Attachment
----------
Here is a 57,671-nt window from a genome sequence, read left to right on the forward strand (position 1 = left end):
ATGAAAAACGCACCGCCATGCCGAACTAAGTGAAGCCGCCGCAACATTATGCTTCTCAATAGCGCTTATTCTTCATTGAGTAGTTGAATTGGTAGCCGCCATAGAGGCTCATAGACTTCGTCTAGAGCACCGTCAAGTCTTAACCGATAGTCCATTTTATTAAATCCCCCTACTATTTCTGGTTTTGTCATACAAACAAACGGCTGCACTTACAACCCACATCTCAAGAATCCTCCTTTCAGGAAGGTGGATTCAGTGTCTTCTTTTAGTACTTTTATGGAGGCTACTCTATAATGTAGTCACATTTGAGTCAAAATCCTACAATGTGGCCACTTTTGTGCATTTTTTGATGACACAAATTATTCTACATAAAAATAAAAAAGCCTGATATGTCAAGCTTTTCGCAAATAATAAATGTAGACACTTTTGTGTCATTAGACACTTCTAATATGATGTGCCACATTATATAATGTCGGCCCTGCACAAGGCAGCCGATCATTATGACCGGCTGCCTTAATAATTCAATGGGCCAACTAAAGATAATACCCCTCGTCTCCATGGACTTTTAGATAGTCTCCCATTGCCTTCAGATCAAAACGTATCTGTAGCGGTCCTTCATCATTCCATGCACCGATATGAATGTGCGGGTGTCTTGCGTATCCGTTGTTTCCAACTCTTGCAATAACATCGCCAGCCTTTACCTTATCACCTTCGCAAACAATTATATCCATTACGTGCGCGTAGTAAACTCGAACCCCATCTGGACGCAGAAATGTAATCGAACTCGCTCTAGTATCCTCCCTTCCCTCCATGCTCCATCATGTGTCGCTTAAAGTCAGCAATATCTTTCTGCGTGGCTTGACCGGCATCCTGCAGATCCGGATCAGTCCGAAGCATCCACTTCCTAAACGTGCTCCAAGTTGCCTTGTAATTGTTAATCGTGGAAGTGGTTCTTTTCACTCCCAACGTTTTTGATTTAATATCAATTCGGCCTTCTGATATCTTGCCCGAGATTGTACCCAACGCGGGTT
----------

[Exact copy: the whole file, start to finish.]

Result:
Here is a 57,671-nt window from a genome sequence, read left to right on the forward strand (position 1 = left end):
ATGAAAAACGCACCGCCATGCCGAACTAAGTGAAGCCGCCGCAACATTATGCTTCTCAATAGCGCTTATTCTTCATTGAGTAGTTGAATTGGTAGCCGCCATAGAGGCTCATAGACTTCGTCTAGAGCACCGTCAAGTCTTAACCGATAGTCCATTTTATTAAATCCCCCTACTATTTCTGGTTTTGTCATACAAACAAACGGCTGCACTTACAACCCACATCTCAAGAATCCTCCTTTCAGGAAGGTGGATTCAGTGTCTTCTTTTAGTACTTTTATGGAGGCTACTCTATAATGTAGTCACATTTGAGTCAAAATCCTACAATGTGGCCACTTTTGTGCATTTTTTGATGACACAAATTATTCTACATAAAAATAAAAAAGCCTGATATGTCAAGCTTTTCGCAAATAATAAATGTAGACACTTTTGTGTCATTAGACACTTCTAATATGATGTGCCACATTATATAATGTCGGCCCTGCACAAGGCAGCCGATCATTATGACCGGCTGCCTTAATAATTCAATGGGCCAACTAAAGATAATACCCCTCGTCTCCATGGACTTTTAGATAGTCTCCCATTGCCTTCAGATCAAAACGTATCTGTAGCGGTCCTTCATCATTCCATGCACCGATATGAATGTGCGGGTGTCTTGCGTATCCGTTGTTTCCAACTCTTGCAATAACATCGCCAGCCTTTACCTTATCACCTTCGCAAACAATTATATCCATTACGTGCGCGTAGTAAACTCGAACCCCATCTGGACGCAGAAATGTAATCGAACTCGCTCTAGTATCCTCCCTTCCCTCCATGCTCCATCATGTGTCGCTTAAAGTCAGCAATATCTTTCTGCGTGGCTTGACCGGCATCCTGCAGATCCGGATCAGTCCGAAGCATCCACTTCCTAAACGTGCTCCAAGTTGCCTTGTAATTGTTAATCGTGGAAGTGGTTCTTTTCACTCCCAACGTTTTTGATTTAATATCAATTCGGCCTTCTGATATCTTGCCCGAGATTGTACCCAACGCGGGTT